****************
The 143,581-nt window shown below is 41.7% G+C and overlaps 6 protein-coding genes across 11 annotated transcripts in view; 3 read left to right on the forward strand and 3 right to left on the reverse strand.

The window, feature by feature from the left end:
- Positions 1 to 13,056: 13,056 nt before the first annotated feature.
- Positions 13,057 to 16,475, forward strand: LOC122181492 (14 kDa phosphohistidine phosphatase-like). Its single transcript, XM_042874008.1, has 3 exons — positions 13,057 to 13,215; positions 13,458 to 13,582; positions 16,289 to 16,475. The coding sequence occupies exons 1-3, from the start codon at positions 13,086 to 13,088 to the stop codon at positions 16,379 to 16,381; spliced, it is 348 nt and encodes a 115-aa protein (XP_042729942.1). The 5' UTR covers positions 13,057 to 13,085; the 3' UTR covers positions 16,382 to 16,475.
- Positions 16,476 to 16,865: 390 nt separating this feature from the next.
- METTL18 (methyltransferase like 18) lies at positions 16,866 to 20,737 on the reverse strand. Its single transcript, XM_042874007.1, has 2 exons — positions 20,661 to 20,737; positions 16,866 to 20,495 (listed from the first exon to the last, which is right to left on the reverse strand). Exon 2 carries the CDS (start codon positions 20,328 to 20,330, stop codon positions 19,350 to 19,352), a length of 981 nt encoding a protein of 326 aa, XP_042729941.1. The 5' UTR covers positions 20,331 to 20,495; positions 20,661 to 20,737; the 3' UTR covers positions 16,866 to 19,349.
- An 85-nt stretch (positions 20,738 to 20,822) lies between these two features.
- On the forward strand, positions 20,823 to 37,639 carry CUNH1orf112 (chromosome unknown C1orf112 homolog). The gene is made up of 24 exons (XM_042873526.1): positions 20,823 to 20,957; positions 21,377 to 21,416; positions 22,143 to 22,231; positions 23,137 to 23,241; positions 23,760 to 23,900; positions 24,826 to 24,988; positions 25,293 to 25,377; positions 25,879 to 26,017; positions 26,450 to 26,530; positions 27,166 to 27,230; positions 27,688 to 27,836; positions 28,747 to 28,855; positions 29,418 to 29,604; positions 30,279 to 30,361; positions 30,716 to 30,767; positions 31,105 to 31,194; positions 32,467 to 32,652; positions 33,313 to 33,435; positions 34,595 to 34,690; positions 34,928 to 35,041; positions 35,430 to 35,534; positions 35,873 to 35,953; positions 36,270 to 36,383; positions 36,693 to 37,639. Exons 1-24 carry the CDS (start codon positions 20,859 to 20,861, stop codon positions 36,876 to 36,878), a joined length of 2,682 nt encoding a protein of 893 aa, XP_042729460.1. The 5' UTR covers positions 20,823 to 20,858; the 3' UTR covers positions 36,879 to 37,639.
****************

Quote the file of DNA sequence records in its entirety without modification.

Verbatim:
The 143,581-nt window shown below is 41.7% G+C and overlaps 6 protein-coding genes across 11 annotated transcripts in view; 3 read left to right on the forward strand and 3 right to left on the reverse strand.

The window, feature by feature from the left end:
- Positions 1 to 13,056: 13,056 nt before the first annotated feature.
- Positions 13,057 to 16,475, forward strand: LOC122181492 (14 kDa phosphohistidine phosphatase-like). Its single transcript, XM_042874008.1, has 3 exons — positions 13,057 to 13,215; positions 13,458 to 13,582; positions 16,289 to 16,475. The coding sequence occupies exons 1-3, from the start codon at positions 13,086 to 13,088 to the stop codon at positions 16,379 to 16,381; spliced, it is 348 nt and encodes a 115-aa protein (XP_042729942.1). The 5' UTR covers positions 13,057 to 13,085; the 3' UTR covers positions 16,382 to 16,475.
- Positions 16,476 to 16,865: 390 nt separating this feature from the next.
- METTL18 (methyltransferase like 18) lies at positions 16,866 to 20,737 on the reverse strand. Its single transcript, XM_042874007.1, has 2 exons — positions 20,661 to 20,737; positions 16,866 to 20,495 (listed from the first exon to the last, which is right to left on the reverse strand). Exon 2 carries the CDS (start codon positions 20,328 to 20,330, stop codon positions 19,350 to 19,352), a length of 981 nt encoding a protein of 326 aa, XP_042729941.1. The 5' UTR covers positions 20,331 to 20,495; positions 20,661 to 20,737; the 3' UTR covers positions 16,866 to 19,349.
- An 85-nt stretch (positions 20,738 to 20,822) lies between these two features.
- On the forward strand, positions 20,823 to 37,639 carry CUNH1orf112 (chromosome unknown C1orf112 homolog). The gene is made up of 24 exons (XM_042873526.1): positions 20,823 to 20,957; positions 21,377 to 21,416; positions 22,143 to 22,231; positions 23,137 to 23,241; positions 23,760 to 23,900; positions 24,826 to 24,988; positions 25,293 to 25,377; positions 25,879 to 26,017; positions 26,450 to 26,530; positions 27,166 to 27,230; positions 27,688 to 27,836; positions 28,747 to 28,855; positions 29,418 to 29,604; positions 30,279 to 30,361; positions 30,716 to 30,767; positions 31,105 to 31,194; positions 32,467 to 32,652; positions 33,313 to 33,435; positions 34,595 to 34,690; positions 34,928 to 35,041; positions 35,430 to 35,534; positions 35,873 to 35,953; positions 36,270 to 36,383; positions 36,693 to 37,639. Exons 1-24 carry the CDS (start codon positions 20,859 to 20,861, stop codon positions 36,876 to 36,878), a joined length of 2,682 nt encoding a protein of 893 aa, XP_042729460.1. The 5' UTR covers positions 20,823 to 20,858; the 3' UTR covers positions 36,879 to 37,639.